Whether it is to protect their business to help it survive, or to set it up to thrive in the future, the COVID-19 pandemic is forcing organisations of all shapes and sizes to find new ways to adapt – whilst minimising the impact on employees.
The European results from the 2020 Deloitte Global Cost Survey found that positive revenue growth outlook is down around 45 percent across industries. In turn, this is driving more companies to pursue cost transformation programmes. Relative to pre-pandemic levels, the likelihood of businesses pursuing cost reduction has increased to between 88 percent and 95 percent across industries. The percentage of respondents pursuing cost reduction targets greater than 10 percent has increased to 63 percent from 38 percent.
New ways of operating
The unexpected arrival of the pandemic has presented new challenges and opportunities for organisations. Those that have already completed a multi-year cost reduction programme will now need to make even bigger strategic choices.
The pandemic has also provided a unique opportunity for companies to test new technologies and operations quickly and build capabilities for the future. We have already seen some brilliant survival strategies, including traditional competitors teaming up, new relationships being formed between organisations in adjacent sectors, and B2B service organisations teaming up with retailers to directly access consumers.
But each sector has been impacted differently. Take the banking sector for example, where the prolonged low interest rates are depleting margins across the industry. Or the retail sector, where many high-street bricks and mortar stores have had to close, whilst the most resilient retailers have had to capitalise on their online capability. It’s clear that there is no one-size-fits-all approach.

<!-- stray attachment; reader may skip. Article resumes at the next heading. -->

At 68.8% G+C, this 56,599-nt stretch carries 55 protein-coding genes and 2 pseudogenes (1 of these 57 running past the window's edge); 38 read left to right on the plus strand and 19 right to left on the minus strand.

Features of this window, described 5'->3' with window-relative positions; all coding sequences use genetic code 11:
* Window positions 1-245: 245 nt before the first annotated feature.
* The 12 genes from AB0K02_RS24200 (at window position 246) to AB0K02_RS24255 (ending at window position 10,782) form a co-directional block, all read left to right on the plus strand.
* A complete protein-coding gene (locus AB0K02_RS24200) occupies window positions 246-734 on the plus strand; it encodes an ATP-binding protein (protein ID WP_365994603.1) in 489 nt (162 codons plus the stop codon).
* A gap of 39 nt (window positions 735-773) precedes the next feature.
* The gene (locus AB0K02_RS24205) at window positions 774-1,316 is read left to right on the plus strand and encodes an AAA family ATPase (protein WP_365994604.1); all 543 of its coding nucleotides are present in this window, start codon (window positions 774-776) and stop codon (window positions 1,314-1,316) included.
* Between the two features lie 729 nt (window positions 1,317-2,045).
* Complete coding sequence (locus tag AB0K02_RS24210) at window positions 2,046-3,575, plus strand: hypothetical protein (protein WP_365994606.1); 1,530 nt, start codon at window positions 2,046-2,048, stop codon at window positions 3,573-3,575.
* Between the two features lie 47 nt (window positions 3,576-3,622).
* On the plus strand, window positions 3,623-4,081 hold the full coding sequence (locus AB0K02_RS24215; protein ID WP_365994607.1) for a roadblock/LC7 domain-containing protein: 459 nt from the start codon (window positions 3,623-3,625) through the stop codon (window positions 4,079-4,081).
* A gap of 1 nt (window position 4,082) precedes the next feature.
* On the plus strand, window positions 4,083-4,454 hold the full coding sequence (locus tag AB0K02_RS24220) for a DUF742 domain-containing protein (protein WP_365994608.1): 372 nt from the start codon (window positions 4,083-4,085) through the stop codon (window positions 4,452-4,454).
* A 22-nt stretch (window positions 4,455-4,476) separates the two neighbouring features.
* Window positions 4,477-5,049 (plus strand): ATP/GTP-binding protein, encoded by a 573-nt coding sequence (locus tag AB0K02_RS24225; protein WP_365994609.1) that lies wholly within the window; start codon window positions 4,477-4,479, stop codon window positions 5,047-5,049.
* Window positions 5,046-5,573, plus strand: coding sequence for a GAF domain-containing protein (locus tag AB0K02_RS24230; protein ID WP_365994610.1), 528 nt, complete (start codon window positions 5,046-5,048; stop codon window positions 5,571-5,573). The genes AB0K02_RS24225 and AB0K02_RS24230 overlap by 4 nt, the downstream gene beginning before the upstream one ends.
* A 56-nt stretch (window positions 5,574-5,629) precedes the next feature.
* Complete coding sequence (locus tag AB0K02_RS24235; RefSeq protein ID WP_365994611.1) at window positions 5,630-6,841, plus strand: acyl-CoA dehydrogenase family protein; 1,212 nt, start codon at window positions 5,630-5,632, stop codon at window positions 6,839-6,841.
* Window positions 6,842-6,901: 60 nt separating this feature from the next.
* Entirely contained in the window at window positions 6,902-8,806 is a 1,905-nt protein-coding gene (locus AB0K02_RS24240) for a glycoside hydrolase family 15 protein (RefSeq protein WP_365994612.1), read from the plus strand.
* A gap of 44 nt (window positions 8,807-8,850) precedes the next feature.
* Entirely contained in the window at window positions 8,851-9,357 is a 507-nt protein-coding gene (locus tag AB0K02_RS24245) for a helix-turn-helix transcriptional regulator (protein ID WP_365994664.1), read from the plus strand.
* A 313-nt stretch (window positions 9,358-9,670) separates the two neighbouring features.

Many organisations will soon reach a place where taking traditional cost reduction measures are no longer enough to solve the issues facing their businesses. But if they take the right steps to reshape their operating models, they will be able to not only respond to the short-term material cost pressures, but also position their businesses for long-term success.
Distribution models are one area that many organisations are now redesigning at speed, as a result of the change in consumer behaviour brought on by the pandemic. The pandemic has forced sectors to reimagine many parts of the distribution model and it has driven a pace of innovation that would have otherwise taken years to enact. Organisations are using cloud based technology to develop more efficient distribution models and create a more diverse workforce across wider geographies. As a result, the role of branches, stores and contact centres are all being reimagined.
Organisations are also investing in end-to-end digitisation by using modern technologies to reduce cost and increase flexibility. Although this requires significant investment, from our experience it results in a large contribution to the long-term cost reduction target, whilst providing an enhanced service to customers by enabling them to access all the services they need on one digital platform.